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The Problem

  • The fossil fuel economy is robbing our community’s right to breath and our children’s future, and is hastening climate change, which will exacerbate Philadelphia’s housing, energy, health and economic insecurities.
  • Because of SEPTA’s development of a natural gas station in Nicetown, Philadelphia, Gas Works’ (PGW) proposal to expand liquefied natural gas in Southwest Philly, or Philadelphia Energy Solutions (PES) refinery, Black and Brown residents disproportionately face increased rates of asthma and cancer.   
  • Further, the expansion of these fossil-fuel plants not only threaten our health and our lives, but they also come at expense of Philadelphia residents’ wallets; for instance, Philadelphia Energy Solutions owes $3.8 Billion to the state in back-taxes!
  • At a time of worsening climate crisis and economic inequity in our city, we do not need to be investing in fossil fuels that will only make the problem worse.  
  • Our fossil fuel infrastructure is old, antiquated, and making us sick, while the natural gas and petroleum industries reap profits at our expense and hold a heavy influence over our elected officials in the city and across the state. This is making policy solutions that incubate and fund community-driven solutions around renewable energy even more difficult at a time when we must be investing in them.
  • While renewable energy is a critical step towards a better city, the access to renewable energy ownership continues to follow the path of redlining communities: those with access to capital and housing ownership are able to participate, leaving many renters and low-income residents out of the renewable energy economy - particularly Black and Brown residents.

Our Solutions

  • Pass a moratorium on the development of fossil fuel infrastructure in Philadelphia and transition the Philadelphia Energy Solutions oil refinery to restored public land and community-owned renewable energy projects.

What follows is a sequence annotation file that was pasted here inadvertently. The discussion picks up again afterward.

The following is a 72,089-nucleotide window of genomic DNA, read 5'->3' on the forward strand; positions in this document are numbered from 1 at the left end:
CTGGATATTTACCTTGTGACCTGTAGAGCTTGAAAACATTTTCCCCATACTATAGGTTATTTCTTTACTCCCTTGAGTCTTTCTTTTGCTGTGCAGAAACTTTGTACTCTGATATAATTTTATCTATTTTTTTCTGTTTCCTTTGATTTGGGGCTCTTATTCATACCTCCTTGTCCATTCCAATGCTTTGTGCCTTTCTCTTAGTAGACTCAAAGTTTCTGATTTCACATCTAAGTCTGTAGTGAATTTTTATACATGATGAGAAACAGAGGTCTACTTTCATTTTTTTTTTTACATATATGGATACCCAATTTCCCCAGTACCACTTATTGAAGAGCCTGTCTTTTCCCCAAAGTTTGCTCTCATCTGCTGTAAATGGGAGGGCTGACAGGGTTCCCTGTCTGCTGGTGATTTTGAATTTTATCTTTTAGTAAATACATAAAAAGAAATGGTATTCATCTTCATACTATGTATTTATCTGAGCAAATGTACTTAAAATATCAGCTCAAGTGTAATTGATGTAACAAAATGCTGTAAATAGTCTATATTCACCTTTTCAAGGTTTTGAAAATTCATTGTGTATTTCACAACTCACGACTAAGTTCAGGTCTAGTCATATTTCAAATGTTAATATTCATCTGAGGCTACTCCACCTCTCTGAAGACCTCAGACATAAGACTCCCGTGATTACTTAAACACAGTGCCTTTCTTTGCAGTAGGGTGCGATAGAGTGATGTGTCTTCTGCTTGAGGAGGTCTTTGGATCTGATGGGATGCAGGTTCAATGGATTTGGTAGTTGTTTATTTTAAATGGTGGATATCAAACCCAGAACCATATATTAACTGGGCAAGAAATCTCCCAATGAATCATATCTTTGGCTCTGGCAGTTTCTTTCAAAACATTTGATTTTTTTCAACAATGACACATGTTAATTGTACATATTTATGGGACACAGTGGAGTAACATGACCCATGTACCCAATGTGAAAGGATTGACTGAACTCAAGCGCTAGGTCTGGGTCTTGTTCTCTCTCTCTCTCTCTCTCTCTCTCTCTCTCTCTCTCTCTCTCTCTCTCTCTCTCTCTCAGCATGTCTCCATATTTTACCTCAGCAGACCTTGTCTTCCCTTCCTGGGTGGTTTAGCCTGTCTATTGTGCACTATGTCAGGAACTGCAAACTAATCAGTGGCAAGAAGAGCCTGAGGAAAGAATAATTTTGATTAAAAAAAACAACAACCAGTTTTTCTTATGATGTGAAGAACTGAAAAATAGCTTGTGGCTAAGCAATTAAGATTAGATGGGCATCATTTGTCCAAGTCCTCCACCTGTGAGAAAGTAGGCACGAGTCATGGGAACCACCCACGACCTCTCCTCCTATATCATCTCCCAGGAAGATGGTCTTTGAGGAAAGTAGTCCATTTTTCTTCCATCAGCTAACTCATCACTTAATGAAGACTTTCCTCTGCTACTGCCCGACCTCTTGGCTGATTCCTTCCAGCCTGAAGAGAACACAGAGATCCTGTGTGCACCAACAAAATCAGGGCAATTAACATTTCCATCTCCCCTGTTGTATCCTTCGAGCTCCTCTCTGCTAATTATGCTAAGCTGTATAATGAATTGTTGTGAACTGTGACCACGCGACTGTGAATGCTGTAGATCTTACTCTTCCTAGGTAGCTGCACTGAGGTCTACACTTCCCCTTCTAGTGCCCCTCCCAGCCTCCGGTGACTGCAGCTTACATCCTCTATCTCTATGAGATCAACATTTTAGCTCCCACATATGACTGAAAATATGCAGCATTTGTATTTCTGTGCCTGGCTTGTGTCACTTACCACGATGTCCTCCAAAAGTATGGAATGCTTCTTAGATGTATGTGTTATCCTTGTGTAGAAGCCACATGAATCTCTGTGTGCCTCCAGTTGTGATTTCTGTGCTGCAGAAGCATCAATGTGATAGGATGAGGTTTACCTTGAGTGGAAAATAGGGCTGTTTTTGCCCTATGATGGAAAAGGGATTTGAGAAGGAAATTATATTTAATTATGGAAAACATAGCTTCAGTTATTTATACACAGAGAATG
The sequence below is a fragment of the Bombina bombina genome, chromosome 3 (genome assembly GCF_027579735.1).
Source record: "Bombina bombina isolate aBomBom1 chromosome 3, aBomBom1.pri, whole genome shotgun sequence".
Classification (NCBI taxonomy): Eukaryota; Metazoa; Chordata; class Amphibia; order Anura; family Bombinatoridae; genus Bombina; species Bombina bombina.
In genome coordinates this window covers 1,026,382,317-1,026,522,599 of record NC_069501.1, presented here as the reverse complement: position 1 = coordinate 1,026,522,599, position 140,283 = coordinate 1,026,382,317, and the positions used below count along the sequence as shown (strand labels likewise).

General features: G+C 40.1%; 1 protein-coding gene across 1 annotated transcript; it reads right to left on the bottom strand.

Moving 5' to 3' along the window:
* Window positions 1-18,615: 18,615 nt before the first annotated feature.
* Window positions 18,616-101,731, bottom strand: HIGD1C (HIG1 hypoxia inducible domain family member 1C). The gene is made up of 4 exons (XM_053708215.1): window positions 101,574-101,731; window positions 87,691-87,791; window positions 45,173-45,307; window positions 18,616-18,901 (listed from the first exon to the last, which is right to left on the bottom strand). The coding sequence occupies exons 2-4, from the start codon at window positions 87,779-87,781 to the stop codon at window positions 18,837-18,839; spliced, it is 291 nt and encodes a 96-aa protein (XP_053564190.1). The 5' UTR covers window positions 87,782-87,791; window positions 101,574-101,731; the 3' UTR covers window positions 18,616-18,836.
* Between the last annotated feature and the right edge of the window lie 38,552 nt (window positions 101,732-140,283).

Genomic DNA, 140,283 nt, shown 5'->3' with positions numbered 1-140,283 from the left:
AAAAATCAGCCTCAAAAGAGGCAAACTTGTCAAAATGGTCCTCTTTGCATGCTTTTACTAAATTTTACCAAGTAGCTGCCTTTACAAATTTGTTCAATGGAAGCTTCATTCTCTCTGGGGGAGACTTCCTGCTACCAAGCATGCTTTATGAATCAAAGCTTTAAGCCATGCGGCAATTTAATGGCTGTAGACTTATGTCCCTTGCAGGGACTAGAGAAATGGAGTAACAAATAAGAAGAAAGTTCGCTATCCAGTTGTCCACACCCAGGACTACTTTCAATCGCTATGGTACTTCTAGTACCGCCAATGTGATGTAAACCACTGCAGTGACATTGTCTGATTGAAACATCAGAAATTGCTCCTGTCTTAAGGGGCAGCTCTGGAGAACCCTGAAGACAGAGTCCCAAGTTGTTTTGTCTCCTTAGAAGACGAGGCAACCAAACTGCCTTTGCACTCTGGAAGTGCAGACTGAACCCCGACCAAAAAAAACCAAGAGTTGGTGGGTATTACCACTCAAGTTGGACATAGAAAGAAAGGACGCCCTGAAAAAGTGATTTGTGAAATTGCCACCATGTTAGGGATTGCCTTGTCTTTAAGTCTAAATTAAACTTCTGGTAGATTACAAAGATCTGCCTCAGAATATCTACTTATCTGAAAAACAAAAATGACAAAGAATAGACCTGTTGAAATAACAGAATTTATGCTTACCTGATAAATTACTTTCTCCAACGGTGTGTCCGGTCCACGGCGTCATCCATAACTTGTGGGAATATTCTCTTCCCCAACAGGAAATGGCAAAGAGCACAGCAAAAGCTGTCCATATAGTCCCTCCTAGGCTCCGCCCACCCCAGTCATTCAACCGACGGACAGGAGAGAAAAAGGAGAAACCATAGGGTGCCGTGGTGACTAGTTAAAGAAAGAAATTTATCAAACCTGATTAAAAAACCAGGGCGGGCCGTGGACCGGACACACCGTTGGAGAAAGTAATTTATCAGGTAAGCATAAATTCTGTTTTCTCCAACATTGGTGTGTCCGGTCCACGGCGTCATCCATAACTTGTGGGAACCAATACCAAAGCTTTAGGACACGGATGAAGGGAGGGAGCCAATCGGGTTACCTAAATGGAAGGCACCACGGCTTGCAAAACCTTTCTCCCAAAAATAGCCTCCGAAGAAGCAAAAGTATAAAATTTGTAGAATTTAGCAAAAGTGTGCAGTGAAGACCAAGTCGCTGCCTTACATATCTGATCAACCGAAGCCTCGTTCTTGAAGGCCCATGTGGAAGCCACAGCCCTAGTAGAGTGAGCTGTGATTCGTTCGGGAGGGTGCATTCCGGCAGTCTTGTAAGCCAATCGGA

• We need a just transition away from a fossil-fuel economy towards a renewable energy-- one that is rooted in racial equity and community ownership. This transition requires centering labor and impacted communities in the plans for our future.  This means that advocates, environmentalists, and our city officials must engage in deep listening, community-driven planning processes, and grassroots organizing that invest time and resources in a community and labor transition.
  • A just transition also requires that the entities who constantly poison our air, water, and land and have profited off the burning of fossil fuels at the expense of our environment and home must be held accountable.
  • PES's debt is maturing. We have an opportunity to lead a community-driven plan to reimagine the future of that land--a plan that advances equity, invests in the neighborhoods that have been most impacted by PES pollution, and builds Philadelphia’s collective resilience.
  • We must make intentional investments in Black and Brown communities towards ownership and job creation in the renewable energy economy.

City Council Actions

  • City Council can call for an immediate moratorium on all fossil fuel infrastructure development, starting with the denial of the proposed PGW liquefied natural gas plant.
  • Amend Air Management Service’s permitting process to adopt a Cumulative Impacts Analysis & a Health Impacts Analysis.
  • Demand that the City invest in and prioritize community-owned renewable energy projects by Black, Brown, and poor communities in its energy procurement portfolio.
 

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